Home News Florida man who spent COVID-19 relief funds on Lamborghini sentenced to prison

Florida man who spent COVID-19 relief funds on Lamborghini sentenced to prison

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A Miami man who admitted scamming the government out of nearly $4 million in COVID-19 relief funds — and using it to buy a $318,000 Lamborghini and other luxury splurges — has been sentenced to more than six years in prison.

David Tyler Hines, 29, was sentenced Wednesday after pleading guilty to wire fraud in February, the Department of Justice announced.

Court documents show Hines sought $13.5 million from the Payment Protection Program to purportedly pay employees of his four moving businesses. A bank later approved three of Hines’ applications, resulting in $3.9 million in loans.

But he instead splashed the cash on a 2020 Lamborghini Huracan Evo, as well as on dating sites, Miami resorts and luxury retailers.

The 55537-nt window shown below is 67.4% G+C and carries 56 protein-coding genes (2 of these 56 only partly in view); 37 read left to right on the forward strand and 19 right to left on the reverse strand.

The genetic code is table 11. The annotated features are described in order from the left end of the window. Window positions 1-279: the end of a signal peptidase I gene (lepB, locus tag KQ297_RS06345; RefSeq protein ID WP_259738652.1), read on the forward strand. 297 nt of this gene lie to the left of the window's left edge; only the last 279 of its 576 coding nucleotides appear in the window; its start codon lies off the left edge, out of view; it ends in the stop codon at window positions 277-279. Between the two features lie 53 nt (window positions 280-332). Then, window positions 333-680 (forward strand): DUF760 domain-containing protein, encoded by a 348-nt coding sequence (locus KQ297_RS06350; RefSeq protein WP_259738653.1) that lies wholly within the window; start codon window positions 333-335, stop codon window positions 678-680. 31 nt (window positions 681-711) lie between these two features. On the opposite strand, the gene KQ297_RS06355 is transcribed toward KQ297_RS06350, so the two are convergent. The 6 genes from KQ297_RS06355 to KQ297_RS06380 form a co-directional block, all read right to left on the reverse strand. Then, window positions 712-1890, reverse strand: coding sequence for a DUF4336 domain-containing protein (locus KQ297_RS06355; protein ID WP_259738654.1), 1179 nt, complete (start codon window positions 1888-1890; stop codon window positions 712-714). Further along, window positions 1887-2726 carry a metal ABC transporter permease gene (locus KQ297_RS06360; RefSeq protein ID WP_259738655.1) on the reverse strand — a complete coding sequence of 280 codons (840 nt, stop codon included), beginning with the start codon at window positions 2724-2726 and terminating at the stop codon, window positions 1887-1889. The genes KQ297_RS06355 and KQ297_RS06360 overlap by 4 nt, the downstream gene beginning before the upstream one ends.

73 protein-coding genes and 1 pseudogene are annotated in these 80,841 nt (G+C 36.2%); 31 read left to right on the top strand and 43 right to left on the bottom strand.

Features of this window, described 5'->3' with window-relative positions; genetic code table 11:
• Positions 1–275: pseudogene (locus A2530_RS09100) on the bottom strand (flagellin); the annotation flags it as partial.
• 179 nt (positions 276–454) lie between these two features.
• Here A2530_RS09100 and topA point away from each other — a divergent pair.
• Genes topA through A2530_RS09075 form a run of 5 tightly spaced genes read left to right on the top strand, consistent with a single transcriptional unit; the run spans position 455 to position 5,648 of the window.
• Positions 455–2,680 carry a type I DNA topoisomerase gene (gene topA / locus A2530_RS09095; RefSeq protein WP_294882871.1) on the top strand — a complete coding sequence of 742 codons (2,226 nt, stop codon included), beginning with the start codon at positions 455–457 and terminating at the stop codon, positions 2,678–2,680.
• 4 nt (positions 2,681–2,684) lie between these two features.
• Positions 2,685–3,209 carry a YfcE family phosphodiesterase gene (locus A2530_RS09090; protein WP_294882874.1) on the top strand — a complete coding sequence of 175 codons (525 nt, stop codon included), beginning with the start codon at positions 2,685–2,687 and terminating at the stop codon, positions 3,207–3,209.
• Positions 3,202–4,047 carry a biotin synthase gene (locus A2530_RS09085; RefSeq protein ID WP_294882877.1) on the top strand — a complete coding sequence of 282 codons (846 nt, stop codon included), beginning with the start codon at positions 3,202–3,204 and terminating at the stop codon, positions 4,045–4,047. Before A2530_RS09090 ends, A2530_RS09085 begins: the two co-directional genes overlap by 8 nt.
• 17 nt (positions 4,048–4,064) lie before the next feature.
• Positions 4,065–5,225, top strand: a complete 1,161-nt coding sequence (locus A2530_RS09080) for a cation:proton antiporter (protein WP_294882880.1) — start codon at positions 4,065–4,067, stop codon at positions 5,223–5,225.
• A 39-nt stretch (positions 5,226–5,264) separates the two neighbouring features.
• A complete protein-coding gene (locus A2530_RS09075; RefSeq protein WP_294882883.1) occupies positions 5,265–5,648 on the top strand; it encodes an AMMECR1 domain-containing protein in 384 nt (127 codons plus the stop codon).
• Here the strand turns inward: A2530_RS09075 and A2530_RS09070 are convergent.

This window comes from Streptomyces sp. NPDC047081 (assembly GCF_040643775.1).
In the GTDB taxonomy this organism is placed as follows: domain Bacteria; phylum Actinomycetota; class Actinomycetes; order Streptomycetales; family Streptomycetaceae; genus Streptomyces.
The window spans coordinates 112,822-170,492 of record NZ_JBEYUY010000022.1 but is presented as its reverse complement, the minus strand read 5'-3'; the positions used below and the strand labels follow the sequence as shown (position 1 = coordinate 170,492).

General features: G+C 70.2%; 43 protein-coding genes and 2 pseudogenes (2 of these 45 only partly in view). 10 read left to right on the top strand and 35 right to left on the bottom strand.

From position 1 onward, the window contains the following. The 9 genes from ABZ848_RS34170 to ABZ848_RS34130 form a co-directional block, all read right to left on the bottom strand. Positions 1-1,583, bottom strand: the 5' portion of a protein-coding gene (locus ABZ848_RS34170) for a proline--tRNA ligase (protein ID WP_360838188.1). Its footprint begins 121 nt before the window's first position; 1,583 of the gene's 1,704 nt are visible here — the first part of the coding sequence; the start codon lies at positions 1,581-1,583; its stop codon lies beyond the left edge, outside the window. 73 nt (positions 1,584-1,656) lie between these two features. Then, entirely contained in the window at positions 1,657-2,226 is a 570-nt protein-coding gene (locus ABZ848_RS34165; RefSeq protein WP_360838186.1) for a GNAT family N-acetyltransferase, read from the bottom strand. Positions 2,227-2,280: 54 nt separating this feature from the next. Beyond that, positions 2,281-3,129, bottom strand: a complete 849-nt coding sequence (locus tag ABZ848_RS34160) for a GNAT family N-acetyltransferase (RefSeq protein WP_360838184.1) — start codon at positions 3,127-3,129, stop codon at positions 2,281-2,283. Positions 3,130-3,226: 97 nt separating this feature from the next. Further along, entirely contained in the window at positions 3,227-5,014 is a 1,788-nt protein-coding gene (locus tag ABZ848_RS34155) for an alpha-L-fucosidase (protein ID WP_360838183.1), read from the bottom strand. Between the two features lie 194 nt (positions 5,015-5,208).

David Hines used federal PPP loans for to buy a Lamborghini.
David Hines used federal PPP loans to buy a Lamborghini.
U.S. Attorney’s Office

Hines also made two $15,000 payments to his mom, and dropped more than $11,000 at upscale hotels like the Fontainebleau and the Setai Hotel in Miami Beach, court records show.

Hines, who was charged in July, was ordered Wednesday to forfeit $3.4 million in fraudulent loan proceeds as well as the Lamborghini, which he bought in North Miami Beach last May, according to court documents.

Months later, Hines was involved in a hit-and-run accident that led investigators to link him to the V-10 sports car that reach speeds of up to 210 mph, the Miami Herald reported.

The Coronavirus Aid, Relief and Economic Security (CARES) Act led to the authorization of $933 billion in PPP funding by December, according to the Department of Justice. Qualifying small businesses could receive loans at an interest rate of just 1 percent, but must use the money for payroll costs, mortgage interest, rent or utilities.

More than 100 defendants have been prosecuted in more than 70 criminal cases connected to the loans, resulting in the seizure of some $60 million in fraudulently obtained funds, as well as real estate and luxury purchases.

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